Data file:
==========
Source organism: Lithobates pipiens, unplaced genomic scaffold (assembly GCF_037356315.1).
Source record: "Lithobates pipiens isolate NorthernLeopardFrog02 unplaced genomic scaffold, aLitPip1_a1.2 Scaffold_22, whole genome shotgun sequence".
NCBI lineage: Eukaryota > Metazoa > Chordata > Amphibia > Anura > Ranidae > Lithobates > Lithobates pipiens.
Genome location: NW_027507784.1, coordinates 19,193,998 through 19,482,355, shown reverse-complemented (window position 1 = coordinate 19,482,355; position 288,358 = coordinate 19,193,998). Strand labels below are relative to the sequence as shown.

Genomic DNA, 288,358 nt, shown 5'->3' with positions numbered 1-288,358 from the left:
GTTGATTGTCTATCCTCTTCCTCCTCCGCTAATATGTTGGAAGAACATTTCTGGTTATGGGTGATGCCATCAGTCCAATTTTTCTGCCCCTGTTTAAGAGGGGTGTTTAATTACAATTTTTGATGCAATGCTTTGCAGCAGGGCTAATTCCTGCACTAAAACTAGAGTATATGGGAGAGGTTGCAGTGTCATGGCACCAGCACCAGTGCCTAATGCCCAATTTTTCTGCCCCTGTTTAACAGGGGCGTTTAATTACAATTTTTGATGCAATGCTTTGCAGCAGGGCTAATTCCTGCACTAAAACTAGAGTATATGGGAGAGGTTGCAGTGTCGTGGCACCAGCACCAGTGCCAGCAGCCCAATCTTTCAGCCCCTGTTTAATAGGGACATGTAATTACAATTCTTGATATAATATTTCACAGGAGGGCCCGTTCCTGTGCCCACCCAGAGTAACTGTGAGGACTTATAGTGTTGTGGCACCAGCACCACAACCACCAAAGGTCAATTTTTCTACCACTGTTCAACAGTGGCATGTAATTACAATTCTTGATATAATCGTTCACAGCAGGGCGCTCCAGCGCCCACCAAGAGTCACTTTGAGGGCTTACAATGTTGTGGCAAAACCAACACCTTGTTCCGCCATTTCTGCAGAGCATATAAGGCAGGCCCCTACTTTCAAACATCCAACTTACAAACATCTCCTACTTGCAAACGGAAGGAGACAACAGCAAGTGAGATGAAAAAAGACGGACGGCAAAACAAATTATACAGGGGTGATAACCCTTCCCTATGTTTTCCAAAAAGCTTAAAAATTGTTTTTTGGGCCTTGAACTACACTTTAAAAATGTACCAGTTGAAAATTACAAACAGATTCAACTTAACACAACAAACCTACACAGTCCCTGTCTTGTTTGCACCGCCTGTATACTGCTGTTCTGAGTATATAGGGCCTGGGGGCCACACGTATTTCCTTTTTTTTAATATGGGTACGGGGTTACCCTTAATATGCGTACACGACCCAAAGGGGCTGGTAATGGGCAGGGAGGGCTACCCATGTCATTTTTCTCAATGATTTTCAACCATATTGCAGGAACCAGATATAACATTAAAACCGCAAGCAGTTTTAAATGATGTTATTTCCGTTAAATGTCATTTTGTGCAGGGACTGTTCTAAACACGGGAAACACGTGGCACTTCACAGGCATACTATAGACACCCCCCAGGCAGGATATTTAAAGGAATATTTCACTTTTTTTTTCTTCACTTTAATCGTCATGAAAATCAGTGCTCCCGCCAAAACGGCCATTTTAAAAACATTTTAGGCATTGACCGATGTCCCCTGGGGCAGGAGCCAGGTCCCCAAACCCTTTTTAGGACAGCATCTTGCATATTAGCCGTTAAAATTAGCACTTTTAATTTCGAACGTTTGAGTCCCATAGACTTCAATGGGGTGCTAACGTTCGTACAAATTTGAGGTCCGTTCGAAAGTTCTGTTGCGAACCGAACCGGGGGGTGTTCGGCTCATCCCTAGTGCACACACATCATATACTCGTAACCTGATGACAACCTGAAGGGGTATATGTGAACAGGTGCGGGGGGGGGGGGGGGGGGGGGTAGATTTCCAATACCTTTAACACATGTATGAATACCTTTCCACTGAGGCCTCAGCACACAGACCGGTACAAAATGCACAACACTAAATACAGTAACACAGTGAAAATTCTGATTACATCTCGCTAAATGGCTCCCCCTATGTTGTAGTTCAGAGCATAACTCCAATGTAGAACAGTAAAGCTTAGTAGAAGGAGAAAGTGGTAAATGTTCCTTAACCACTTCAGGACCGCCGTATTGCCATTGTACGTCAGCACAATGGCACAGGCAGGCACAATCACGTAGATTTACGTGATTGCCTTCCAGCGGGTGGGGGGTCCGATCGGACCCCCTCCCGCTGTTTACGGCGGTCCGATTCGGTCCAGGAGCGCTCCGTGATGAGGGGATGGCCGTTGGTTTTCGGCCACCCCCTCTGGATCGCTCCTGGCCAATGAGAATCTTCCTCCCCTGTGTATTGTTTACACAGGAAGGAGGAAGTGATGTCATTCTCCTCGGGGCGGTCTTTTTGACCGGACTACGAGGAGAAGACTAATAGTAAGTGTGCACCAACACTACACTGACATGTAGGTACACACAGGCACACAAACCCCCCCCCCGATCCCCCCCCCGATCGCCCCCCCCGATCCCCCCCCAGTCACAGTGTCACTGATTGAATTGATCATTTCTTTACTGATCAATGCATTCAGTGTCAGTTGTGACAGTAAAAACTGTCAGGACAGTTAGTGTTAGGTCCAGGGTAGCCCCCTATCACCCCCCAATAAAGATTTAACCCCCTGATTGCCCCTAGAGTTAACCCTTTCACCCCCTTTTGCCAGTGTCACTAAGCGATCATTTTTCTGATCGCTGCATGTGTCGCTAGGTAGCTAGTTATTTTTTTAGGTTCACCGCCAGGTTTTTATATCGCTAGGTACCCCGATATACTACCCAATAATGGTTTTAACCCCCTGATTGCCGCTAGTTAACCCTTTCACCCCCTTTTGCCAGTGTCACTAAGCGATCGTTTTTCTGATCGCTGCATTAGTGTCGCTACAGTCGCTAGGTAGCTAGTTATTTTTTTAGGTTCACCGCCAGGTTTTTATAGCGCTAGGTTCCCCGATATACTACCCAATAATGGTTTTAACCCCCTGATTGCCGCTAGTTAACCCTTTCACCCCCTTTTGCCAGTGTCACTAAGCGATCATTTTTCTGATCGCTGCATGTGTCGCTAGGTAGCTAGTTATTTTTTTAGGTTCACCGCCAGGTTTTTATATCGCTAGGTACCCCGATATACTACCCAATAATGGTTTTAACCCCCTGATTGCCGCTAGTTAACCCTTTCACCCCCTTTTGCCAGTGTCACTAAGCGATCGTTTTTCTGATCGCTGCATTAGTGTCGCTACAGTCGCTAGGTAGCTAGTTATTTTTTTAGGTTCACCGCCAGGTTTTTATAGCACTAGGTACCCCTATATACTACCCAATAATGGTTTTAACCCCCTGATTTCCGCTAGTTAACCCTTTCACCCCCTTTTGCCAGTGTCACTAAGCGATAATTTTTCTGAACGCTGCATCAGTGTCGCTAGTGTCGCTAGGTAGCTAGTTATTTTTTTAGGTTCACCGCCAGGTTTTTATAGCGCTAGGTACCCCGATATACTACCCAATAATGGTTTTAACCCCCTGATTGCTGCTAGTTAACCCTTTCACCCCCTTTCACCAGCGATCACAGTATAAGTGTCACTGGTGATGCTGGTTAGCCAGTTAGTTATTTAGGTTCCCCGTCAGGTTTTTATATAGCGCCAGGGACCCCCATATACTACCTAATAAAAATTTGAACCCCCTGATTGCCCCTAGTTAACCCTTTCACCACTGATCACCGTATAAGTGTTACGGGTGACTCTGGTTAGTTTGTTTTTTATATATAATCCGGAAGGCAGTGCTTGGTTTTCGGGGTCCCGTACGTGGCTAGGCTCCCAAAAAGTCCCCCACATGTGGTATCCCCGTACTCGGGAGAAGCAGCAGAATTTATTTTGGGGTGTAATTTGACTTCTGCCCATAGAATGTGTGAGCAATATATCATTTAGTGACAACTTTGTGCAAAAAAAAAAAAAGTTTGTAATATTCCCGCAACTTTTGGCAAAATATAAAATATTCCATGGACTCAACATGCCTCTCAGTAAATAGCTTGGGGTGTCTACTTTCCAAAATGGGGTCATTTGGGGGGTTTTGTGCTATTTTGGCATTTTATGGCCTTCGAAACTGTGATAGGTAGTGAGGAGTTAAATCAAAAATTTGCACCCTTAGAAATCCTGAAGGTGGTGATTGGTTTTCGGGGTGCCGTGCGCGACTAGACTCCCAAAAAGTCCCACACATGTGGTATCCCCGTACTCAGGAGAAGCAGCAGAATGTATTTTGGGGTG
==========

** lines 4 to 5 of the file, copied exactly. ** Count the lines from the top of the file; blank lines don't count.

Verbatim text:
Genome location: NW_027507784.1, coordinates 19,193,998 through 19,482,355, shown reverse-complemented (window position 1 = coordinate 19,482,355; position 288,358 = coordinate 19,193,998). Strand labels below are relative to the sequence as shown.

Genomic DNA, 288,358 nt, shown 5'->3' with positions numbered 1-288,358 from the left: